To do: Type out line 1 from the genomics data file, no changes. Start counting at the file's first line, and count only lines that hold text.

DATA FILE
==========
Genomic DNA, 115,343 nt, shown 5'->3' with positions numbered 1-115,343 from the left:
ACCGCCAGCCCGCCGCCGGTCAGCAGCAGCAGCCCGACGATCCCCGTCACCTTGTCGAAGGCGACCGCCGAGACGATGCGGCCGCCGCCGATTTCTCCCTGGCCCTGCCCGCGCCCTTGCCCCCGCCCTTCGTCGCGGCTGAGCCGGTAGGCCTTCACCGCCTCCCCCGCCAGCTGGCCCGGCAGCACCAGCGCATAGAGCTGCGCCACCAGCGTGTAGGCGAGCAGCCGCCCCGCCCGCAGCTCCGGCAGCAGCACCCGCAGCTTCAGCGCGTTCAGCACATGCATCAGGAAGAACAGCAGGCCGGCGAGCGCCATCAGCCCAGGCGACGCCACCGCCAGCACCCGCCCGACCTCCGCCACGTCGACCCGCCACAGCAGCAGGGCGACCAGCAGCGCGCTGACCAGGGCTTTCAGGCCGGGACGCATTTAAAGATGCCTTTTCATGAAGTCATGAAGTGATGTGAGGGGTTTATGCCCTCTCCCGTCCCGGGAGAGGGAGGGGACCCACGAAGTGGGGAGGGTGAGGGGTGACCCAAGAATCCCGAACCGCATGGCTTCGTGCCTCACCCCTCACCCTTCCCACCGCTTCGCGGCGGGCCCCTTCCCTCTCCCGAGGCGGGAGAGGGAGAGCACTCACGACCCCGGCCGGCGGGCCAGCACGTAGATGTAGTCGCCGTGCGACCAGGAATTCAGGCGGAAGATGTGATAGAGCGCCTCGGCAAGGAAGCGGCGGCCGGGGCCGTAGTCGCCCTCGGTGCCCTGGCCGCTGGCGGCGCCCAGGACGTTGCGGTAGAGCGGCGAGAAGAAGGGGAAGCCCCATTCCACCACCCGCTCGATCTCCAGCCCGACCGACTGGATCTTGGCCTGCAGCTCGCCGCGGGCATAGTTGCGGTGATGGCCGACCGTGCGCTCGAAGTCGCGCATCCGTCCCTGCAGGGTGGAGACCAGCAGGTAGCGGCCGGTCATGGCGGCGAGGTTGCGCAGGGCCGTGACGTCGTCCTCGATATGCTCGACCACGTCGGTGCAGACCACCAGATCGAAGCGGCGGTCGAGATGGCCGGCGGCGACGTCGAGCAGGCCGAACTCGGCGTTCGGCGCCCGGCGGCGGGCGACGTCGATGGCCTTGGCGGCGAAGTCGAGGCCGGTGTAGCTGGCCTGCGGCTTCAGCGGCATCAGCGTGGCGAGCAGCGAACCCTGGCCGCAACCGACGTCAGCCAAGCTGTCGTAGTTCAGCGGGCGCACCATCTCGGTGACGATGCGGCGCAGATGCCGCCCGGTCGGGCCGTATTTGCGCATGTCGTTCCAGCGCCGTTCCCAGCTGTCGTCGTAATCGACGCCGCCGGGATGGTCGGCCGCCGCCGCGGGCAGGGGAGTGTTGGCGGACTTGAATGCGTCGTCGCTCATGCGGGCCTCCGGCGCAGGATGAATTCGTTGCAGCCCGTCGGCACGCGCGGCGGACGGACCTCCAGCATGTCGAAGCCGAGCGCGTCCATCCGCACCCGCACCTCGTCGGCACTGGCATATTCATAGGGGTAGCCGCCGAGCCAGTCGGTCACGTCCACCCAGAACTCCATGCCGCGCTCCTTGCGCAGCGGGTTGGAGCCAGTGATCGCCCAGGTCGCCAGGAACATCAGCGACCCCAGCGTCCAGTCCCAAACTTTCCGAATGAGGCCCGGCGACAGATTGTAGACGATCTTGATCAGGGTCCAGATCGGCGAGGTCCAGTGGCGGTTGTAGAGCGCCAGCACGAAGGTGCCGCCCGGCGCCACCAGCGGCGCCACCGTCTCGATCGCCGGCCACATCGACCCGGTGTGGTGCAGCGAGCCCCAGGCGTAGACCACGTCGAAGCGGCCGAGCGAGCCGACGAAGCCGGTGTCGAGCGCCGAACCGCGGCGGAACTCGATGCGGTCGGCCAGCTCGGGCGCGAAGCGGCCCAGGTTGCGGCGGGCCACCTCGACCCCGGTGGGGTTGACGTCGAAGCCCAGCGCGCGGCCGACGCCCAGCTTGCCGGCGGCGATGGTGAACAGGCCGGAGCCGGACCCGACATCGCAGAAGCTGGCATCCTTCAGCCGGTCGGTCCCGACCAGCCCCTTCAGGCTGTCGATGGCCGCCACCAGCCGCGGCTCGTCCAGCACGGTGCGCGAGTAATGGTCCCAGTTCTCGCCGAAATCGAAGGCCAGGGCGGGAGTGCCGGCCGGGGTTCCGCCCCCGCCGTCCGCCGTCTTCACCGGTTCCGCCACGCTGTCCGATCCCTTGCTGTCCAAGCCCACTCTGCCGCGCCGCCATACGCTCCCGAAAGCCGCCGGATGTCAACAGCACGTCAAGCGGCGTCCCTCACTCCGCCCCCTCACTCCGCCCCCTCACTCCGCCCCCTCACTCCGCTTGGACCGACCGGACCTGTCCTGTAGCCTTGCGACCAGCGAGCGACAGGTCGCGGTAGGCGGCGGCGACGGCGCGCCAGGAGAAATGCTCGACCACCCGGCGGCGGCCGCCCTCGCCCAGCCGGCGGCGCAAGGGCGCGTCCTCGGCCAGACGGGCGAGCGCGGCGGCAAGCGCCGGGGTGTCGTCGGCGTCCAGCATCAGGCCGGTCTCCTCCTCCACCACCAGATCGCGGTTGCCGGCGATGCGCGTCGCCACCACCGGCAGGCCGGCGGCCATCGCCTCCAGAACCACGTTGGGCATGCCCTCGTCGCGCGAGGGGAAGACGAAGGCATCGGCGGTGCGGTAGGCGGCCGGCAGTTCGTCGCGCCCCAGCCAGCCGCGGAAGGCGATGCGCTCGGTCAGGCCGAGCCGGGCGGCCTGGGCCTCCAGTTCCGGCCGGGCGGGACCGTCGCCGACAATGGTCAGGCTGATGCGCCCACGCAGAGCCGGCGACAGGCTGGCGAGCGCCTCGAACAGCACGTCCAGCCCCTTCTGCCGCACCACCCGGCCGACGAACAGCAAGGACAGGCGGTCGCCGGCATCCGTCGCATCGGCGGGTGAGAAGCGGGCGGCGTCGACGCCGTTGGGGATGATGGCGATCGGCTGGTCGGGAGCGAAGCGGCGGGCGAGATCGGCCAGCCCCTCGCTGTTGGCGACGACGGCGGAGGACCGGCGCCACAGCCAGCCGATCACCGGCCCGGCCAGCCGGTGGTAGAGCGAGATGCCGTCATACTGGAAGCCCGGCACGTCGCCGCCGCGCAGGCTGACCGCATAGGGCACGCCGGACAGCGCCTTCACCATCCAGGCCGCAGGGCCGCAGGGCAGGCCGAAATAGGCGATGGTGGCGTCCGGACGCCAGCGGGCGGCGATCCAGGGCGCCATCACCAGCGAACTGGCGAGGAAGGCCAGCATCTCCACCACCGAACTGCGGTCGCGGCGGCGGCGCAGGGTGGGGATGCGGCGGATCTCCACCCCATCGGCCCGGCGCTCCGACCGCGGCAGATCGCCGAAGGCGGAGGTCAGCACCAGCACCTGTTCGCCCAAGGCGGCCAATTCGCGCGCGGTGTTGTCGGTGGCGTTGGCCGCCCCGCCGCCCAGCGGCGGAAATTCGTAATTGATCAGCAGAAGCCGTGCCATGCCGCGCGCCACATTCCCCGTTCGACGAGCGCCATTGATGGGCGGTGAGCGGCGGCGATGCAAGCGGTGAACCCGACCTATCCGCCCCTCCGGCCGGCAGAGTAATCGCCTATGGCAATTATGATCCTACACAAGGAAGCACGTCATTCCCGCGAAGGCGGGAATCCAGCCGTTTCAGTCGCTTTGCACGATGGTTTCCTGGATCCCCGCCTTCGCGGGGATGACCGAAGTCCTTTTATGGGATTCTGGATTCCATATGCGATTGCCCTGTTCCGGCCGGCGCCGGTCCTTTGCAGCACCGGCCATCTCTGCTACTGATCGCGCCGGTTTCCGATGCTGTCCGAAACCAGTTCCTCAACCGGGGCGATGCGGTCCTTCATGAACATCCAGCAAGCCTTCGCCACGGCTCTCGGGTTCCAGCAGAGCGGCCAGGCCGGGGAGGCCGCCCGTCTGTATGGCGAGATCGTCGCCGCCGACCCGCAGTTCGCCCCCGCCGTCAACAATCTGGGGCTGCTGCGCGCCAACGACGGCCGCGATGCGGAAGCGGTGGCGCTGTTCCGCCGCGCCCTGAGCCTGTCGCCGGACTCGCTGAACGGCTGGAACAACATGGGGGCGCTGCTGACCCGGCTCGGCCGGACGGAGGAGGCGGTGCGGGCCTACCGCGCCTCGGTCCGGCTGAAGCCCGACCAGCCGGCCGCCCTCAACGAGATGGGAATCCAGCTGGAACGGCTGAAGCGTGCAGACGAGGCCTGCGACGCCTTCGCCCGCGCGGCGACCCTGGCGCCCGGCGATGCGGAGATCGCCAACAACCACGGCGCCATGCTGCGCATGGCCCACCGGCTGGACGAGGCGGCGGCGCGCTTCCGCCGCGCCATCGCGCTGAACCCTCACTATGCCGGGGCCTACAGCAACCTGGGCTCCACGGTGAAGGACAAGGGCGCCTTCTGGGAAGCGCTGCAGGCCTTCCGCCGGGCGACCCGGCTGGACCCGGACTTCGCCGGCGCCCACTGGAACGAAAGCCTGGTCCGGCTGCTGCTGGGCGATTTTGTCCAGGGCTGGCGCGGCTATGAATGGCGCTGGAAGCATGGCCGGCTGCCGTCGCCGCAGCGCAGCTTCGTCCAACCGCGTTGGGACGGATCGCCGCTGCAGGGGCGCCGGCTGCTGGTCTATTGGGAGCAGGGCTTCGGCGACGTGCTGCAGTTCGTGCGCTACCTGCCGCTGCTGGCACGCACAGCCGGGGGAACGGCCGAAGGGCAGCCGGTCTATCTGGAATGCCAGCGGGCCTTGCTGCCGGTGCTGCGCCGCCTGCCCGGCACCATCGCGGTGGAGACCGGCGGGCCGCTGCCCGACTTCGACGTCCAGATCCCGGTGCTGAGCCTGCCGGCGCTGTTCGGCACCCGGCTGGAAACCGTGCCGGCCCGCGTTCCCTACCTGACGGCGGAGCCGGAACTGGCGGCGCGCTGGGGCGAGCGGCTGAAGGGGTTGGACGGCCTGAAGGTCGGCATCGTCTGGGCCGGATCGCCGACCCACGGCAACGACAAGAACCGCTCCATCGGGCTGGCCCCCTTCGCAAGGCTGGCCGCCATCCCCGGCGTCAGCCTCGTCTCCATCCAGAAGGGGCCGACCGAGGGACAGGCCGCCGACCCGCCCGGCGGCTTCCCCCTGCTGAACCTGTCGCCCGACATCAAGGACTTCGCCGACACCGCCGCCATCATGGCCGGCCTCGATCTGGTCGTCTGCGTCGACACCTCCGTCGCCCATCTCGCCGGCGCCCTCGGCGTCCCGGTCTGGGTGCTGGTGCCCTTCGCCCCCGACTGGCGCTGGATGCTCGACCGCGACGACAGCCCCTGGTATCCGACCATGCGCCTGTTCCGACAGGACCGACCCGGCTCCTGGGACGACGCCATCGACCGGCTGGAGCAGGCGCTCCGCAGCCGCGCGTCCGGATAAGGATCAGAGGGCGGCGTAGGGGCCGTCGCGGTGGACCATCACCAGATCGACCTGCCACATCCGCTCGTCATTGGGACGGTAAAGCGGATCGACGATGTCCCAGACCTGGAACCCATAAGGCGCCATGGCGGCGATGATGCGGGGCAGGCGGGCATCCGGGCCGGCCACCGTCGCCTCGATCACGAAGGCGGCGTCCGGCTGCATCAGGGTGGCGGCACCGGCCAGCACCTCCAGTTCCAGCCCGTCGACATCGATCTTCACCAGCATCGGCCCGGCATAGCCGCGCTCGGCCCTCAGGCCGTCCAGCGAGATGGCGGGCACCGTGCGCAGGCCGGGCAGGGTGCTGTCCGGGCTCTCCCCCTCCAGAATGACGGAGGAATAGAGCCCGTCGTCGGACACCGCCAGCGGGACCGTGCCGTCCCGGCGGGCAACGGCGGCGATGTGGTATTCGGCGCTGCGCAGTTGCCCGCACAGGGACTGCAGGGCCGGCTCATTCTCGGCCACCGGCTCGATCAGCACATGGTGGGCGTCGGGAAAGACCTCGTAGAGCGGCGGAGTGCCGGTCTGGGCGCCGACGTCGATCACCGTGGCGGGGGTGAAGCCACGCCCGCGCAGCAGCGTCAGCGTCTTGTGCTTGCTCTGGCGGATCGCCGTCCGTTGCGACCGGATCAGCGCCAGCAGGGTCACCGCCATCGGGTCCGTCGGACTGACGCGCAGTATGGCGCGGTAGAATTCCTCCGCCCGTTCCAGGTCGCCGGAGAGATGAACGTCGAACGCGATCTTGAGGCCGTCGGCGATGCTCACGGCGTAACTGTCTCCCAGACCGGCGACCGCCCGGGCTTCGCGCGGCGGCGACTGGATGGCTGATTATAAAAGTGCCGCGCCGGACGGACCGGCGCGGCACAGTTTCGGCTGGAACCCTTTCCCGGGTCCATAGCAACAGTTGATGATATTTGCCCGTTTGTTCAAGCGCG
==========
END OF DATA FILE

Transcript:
Genomic DNA, 115,343 nt, shown 5'->3' with positions numbered 1-115,343 from the left: